J500 Media and the Environment

Outfoxed or Out of the Picture? by erinleap

The phrase “objectivity and advocacy in journalism” immediately makes me think of the 2004 documentary, Outfoxed. Much like Michael Moore’s Fahrenheit 9/11 documentary that attacked President George W. Bush, Outfoxed was aimed at exposing FOX News Channel for its conservative, right-winged objectives.

On the flip side, news channels such as CNN, MSNBC and CNBC are accused of having left-wing biases, favoring democratic candidates and liberal topics. So which news source are we to believe?

Remember the media coverage of Natalie Holloway, the 19-year-old, blonde college student who disappeared during spring break in Aruba? Or how about JonBenet Ramsey, the six-year-old pageant queen from Boulder, Colorado who went missing one Christmas Eve? Recall the names Caylee Anthony, Elizabeth Smart or Kelsey Smith? I’ll assume your answer is yes to at least one of these names, if not all of them.

Now what about Reyna Gabriella Alvarado-Carrera or Mya Lyons? How many people recognize these names? I’ll admit I had to do a little research myself to remember the names and the significance attached to each person. Alvarado-Carrera was a young, Hispanic woman who disappeared around the same time as Holloway and Lyons was a young, black girl who disappeared around the same time as Anthony, yet neither one of these girls received nearly the amount of media coverage the others did. Even more perplexing is that every news station was guilty of this media biased, not just FOX or just CNBC.

So what’s the objective? Why do journalists cover one story over and over but selectively leave out others? What is the media trying to advocate by covering certain

Cries for journalistic objectivity aren't restricted to American media. This Chinese student is protesting BBC's objectivity breach.

Cries for journalistic objectivity aren't restricted to American media. This Chinese student is protesting BBC's objectivity breach on the coverage of the Tibet riots in March 2008.

types of stories versus others? My honest answer is, “I don’t know.” I can guess that the media covers stories it thinks its audience wants to know about, but I think it’s the media’s responsibility to keep us informed, not focused. The golden rule of a journalist is to remain objective, not selective. I know it’s easier said than done, but as a consumer of news, I want to hear it all, the good, the bad and the ugly. I’d like to make my own discretions instead of the media deciding for me.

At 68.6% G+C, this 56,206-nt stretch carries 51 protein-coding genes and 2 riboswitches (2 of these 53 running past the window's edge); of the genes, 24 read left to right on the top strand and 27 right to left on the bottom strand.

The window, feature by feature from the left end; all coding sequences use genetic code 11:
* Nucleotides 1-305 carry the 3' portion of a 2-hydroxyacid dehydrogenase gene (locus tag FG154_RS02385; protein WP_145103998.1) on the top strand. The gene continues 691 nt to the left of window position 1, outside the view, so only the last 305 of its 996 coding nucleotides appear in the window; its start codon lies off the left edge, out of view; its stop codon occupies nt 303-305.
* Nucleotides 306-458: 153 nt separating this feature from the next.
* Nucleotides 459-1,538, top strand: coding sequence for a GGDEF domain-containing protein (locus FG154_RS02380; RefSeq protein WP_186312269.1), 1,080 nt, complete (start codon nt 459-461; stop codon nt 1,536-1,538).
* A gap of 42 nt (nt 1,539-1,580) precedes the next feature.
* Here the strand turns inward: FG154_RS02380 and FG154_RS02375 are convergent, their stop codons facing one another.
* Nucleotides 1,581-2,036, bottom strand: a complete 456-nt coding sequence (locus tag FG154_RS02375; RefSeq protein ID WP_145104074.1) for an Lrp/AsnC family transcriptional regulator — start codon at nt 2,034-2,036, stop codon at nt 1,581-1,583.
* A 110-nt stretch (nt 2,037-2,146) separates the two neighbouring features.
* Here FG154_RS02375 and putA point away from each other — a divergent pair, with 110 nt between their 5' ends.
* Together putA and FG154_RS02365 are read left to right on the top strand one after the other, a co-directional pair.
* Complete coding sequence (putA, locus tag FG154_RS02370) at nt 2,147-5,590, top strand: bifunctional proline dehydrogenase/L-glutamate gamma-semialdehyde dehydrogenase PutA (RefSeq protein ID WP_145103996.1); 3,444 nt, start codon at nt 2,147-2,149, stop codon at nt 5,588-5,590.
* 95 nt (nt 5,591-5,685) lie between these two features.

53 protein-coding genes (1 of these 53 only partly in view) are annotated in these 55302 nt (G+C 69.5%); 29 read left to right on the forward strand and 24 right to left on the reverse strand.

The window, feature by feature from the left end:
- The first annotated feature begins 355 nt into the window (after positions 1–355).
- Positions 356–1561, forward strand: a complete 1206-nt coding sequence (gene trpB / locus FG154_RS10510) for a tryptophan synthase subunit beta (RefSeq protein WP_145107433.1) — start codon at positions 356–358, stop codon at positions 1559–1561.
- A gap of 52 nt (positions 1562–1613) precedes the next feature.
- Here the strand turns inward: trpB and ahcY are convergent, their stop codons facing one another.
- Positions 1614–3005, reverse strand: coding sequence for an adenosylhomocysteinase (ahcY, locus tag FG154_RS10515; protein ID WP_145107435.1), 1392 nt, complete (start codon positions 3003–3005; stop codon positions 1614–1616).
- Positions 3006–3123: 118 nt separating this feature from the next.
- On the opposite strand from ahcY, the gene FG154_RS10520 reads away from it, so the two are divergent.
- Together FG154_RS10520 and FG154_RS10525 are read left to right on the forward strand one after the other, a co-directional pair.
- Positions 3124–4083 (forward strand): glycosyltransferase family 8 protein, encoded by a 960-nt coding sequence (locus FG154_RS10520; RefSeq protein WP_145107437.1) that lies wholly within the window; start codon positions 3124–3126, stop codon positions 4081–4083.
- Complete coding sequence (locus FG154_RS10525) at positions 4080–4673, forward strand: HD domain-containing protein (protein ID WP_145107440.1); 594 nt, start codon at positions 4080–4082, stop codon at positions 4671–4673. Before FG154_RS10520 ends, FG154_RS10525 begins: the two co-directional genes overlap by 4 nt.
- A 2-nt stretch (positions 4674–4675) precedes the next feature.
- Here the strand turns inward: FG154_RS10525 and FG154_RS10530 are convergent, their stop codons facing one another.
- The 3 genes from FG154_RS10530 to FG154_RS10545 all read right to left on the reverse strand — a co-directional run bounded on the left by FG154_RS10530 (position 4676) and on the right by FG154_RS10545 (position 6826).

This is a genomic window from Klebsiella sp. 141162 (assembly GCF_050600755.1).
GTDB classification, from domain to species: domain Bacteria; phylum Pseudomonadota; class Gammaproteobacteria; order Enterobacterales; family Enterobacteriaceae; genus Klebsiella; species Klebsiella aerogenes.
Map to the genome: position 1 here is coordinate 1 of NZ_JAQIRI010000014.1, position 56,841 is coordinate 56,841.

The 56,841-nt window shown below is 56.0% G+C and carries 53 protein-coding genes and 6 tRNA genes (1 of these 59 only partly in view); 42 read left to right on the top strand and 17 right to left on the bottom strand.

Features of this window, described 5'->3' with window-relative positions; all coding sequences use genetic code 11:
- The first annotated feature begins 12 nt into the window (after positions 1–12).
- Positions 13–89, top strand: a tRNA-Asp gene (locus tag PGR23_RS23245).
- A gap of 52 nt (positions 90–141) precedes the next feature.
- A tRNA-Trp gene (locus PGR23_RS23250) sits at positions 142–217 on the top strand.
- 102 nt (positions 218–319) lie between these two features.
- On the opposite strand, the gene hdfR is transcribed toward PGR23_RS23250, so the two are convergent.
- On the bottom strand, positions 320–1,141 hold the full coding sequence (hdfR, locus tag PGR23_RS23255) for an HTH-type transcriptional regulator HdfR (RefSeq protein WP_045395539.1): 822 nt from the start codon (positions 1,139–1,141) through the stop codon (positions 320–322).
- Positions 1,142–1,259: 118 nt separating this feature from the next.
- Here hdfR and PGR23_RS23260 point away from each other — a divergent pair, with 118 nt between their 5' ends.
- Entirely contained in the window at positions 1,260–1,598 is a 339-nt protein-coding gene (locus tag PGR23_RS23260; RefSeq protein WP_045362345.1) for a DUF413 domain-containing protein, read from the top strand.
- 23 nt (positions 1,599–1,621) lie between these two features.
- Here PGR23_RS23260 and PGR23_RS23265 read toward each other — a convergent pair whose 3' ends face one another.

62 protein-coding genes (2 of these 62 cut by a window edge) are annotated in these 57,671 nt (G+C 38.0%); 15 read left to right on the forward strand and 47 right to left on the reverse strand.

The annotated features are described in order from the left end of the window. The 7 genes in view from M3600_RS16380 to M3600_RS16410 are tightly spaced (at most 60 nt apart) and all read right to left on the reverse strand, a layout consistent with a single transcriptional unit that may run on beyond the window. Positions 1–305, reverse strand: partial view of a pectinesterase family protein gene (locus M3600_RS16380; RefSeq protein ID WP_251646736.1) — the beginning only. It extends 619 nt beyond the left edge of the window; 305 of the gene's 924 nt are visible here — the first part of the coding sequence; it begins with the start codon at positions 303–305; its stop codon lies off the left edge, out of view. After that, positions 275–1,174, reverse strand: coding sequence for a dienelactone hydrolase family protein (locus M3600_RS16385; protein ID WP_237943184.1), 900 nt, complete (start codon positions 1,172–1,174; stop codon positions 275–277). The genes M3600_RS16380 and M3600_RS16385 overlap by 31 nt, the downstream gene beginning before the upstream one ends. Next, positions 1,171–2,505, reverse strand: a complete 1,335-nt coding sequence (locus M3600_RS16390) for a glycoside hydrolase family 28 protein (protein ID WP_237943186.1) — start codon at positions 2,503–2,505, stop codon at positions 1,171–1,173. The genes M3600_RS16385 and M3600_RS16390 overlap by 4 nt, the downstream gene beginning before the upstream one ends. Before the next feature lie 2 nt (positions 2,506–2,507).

-Erin Pursel


3 Comments so far
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Hey Erin, in my pursuit of information for this blog post I came across a an interesting article about media bias and how sometimes what we think is happening is not proved out by the numbers. Take a look at the link below. Great article on politics in the news and the final paragraph has one author’s view about the way journalists start seeing a story the same way. She talks about the influence of journalistic norms and competitive pressures.


Comment by margaretec


Thanks for sharing this article. I never thought about the editors and producers who take the journalist’s story to frame it for their newspaper and TV station. I also didn’t think about the “journalistic norms” journalists face when composing a story. Although it may be the journalist’s intention to avoid biases, it can be “nearly impossible” when you include all of the other factors mentioned in the article.

-Erin P.

Comment by erinleap

Hi Erin-

I also don’t completely understand the process of deciding what stories get covered and how much. It’s like murders, some get significant coverage–like ones in a small town others hardly, that involve non-violent people, a high-profile member of community, a unusual type of death.
But murders in high-crime areas, involving a drug deal or gangs, or maybe domestic violence–often get barely more than a mention.

The words “big tent” are often used when determining stories. But who’s to determine what will and will interest the most people?

When it comes to difficult, controversial, or complex issues, I think journalists (or news management) often look for an easy way out to avoid problems. Check this out.

Maybe journalism should be more viewer/reader/listener/consumer driven. But how do you do that and keep up with the fast pace of news and quick turn-a-round of coverage expected from consumers?

Dave D.

Comment by davemd

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